March 12, 2014

Meth. or Insulin

“This is rather startling.” 

That was the opening paragraph of an email I received yesterday from Jeff Hitchcock. He’s not easily startled. What had caught his attention was a JAMA paper titled, “National Estimates of Insulin-Related Hypoglycemia and Errors Leading to Emergency Department Visits and Hospitalizations.”

Just like the title says, the paper estimates Emergency Room visits for what is called IHEs or insulin-related hypoglycemia and errors. The authors’ figure is 97,648 IFEs annually, of which 29% result in hospitalization. 

Jeff had started totaling up the costs of all those visits. Emails like this make me think he likes to spin me up. Like I need help?

I found an article that puts the prices on these in another journal. The American Journal of Managed Care. There is a group that is going to be super geeky about costs, right? In, "The Incidence and Costs of Hypoglycemia in Type 2 Diabetes" they say, “costs for hypoglycemia visits were $17,564 for an inpatient admission, $1387 for an ED visit.” (remember ED here being Emergency Department, not the blue pill problem.) 

Easy enough to take the number of visits and multiply it out by the costs and - Son-Of-A...hypos are estimated to cost about $640 million a year

The JAMA piece goes on to say these IHEs are far more likely to be the elderly. “Insulin-treated patients 80 years or older were more than twice as likely to visit the ED and nearly 5 times as likely to be subsequently hospitalized for IHEs than those 45 to 64 years.” These are they very people who can’t get continuous glucose monitors (CGM) to help warn of hypos, because Medicare says CGMs are not medically necessary. 

I can think of over half a billion reasons why maybe they are needed.

Beyond the money, the JAMA piece says, “Severe neurologic sequelae* were documented in an estimated 60.6% of ED visits for IHEs, and blood glucose levels of 50 mg/dL or less were recorded in more than half of cases (53.4%).” (*I had to look sequelae up too. Thanks wikipedia, “Typically, a sequela is a chronic condition that is a complication of an acute condition that begins during that acute condition.”) So translating that here: Chronic neurologic conditions as a result of the acute event, aka hypos are, disproportionally hitting American seniors. 

That just ain’t right.  

Look at it this way, (I swear this is the citation I’ll drag out) says, “stimulants, including amphetamines and methamphetamine, were involved in 93,562 ED visits.”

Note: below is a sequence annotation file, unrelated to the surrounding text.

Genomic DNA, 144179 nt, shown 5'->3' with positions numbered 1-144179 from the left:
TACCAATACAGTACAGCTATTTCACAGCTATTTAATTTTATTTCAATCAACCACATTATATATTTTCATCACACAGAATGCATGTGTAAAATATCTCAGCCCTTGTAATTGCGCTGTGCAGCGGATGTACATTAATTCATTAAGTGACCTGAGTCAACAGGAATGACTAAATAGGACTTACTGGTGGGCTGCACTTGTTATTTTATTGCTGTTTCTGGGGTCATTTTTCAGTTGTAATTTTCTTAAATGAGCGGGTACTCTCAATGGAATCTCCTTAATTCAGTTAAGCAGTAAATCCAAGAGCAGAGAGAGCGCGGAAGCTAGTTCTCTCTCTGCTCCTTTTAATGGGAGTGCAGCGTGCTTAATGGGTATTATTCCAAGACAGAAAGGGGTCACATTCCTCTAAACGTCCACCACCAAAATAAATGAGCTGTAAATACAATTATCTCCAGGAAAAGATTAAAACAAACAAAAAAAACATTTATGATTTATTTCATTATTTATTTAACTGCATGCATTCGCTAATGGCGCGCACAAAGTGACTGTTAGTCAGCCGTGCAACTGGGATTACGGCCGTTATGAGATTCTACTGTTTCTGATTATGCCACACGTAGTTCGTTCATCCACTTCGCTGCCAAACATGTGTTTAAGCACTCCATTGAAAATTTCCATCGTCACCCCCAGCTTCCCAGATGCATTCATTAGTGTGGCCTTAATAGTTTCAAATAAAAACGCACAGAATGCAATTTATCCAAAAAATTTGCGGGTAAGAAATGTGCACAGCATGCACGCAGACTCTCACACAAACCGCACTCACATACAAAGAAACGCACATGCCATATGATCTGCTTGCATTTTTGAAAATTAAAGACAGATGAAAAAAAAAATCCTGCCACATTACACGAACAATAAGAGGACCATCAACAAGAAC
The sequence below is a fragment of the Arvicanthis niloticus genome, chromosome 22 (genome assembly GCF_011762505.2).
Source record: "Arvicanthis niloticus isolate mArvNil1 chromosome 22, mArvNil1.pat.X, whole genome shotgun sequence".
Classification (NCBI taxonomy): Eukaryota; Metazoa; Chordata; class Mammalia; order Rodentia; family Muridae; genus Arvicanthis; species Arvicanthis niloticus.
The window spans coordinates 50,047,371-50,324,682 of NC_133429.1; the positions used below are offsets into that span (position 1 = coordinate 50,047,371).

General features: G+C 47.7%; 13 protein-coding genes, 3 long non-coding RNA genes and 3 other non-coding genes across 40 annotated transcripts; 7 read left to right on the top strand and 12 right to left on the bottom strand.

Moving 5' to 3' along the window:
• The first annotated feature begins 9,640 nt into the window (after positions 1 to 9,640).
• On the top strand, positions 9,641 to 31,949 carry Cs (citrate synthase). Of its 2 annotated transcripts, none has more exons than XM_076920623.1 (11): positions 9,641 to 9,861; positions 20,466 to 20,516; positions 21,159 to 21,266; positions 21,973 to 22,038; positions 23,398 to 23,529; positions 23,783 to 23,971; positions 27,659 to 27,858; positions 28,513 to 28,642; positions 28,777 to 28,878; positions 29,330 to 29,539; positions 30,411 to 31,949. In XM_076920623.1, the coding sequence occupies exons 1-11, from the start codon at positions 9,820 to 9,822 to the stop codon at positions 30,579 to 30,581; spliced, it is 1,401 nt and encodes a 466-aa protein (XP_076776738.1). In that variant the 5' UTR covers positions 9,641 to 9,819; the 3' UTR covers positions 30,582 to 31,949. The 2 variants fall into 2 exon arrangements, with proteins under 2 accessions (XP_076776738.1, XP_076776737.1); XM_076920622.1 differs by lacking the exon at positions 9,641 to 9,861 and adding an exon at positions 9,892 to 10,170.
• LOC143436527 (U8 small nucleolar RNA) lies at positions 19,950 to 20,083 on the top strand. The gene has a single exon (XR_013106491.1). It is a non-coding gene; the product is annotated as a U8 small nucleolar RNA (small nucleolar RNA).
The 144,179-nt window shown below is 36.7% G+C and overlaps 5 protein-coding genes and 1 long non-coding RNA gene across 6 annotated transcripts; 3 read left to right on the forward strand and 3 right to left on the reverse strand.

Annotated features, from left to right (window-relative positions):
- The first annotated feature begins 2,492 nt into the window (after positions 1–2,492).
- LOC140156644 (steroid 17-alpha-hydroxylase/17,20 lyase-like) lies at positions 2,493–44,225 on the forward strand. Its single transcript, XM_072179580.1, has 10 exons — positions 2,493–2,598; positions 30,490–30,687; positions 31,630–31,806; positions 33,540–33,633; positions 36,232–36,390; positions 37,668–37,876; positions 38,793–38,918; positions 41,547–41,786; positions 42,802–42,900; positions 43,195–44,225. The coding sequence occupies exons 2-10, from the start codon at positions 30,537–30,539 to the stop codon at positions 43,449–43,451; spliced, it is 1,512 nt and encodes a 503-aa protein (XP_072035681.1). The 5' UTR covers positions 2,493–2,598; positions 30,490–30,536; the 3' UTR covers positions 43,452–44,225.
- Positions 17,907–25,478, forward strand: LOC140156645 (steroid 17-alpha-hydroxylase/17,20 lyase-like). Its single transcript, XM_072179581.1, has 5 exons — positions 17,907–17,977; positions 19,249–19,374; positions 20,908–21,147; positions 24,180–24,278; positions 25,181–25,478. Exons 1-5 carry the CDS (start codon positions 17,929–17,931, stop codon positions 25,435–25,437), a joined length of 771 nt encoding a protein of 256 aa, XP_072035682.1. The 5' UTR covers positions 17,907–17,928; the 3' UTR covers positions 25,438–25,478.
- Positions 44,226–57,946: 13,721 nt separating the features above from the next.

Diabetes beats Breaking Bad.
97.8K ED visits for Team Insulin over 93.5k for Meth. et al.  

This is "rather startling." 

YDMV - so your term for what "This is ____" may be more colorful. I trust they will show up in the comments. 



  1. And this doesn't account for hyperglycemia, either. I bet that would add some significant numbers.

  2. GAH!!!

    Preaching to the choir but how in the WORLD can anyone look at those numbers and decide that those costs are better than CGMs for the people who want them (who are BEGGING for them)?

    I have never needed an ambulance or ER for a low (knock on wood) and I attribute that mostly to the fact that I was diagnosed in the era of CGM technology.

  3. Not sure yet it it is preaching or introducing the next few chords to the choir but yeah the choir matters.

  4. Wow. I had suspected all along (like many of us) that the results of denying CGMs to Medicare and other elderly patients were costing more than the savings from possibly saying yes to them.

    These numbers take a sledgehammer to the argument that CGMs are too expensive for seniors.

  5. More ammo for Sue from to get her husband's CGM covered by Medicare!!!

  6. There is a circular logic to denials for CGM systems, but CMS is very slow and under political influence in Congress, so we can't expect overnight changes. What we CAN do is make PWDs persistent pests to Medicare on this subject so we are constantly advocating for coverage. Maybe by the time I'm ready to retire, we can get these things covered!

  7. Wow! I really hope that all of us with Diabetes can get this changed. This is just insane.

  8. 40 yrs T1D, no complications, no ER visits since teen yrs due to evolving technology & excellent DSME. Anyone injecting / infusing insulin which can kill you with the slightest miscalculation (or simple periodic wonkiness of D ) should have covered access to CGM ! It can save a life. It can save healthcare $ on ER visits & complications. I've used it for ~10 yts now, you'd have to pry it out of my cold dead hands. (Which is what I might be should you take it.) Elderly, coverage yes ! Better get it Medicare covered period before we retire. (Now that we make it to retirement thanks to technology.)

    $ spent on diabetes care, education & technology SAVES money ! (I'm not an actuarial, but I'm sure someone could model this out.) Thanks for getting me fired up.

  9. Deb

    Thanks for the comment. Particularly the words about education. Good diabetes education is key. Getting educators paid is sadly tricky.

    See this piece by my friend Hope at StripSafely:

    There is a link from that to this , easy Tweeting of elected officials:

  10. Bennet, as a CDE myself . . . .I HEAR YOU !

    Great stuff from Hope. RE: Strips, I can't believe we are at risk of having LESS accurate BGM . . . .and to imagine being forced to use less accurate strips to calibrate CGM, essentially adding error. Not the direction we want to head !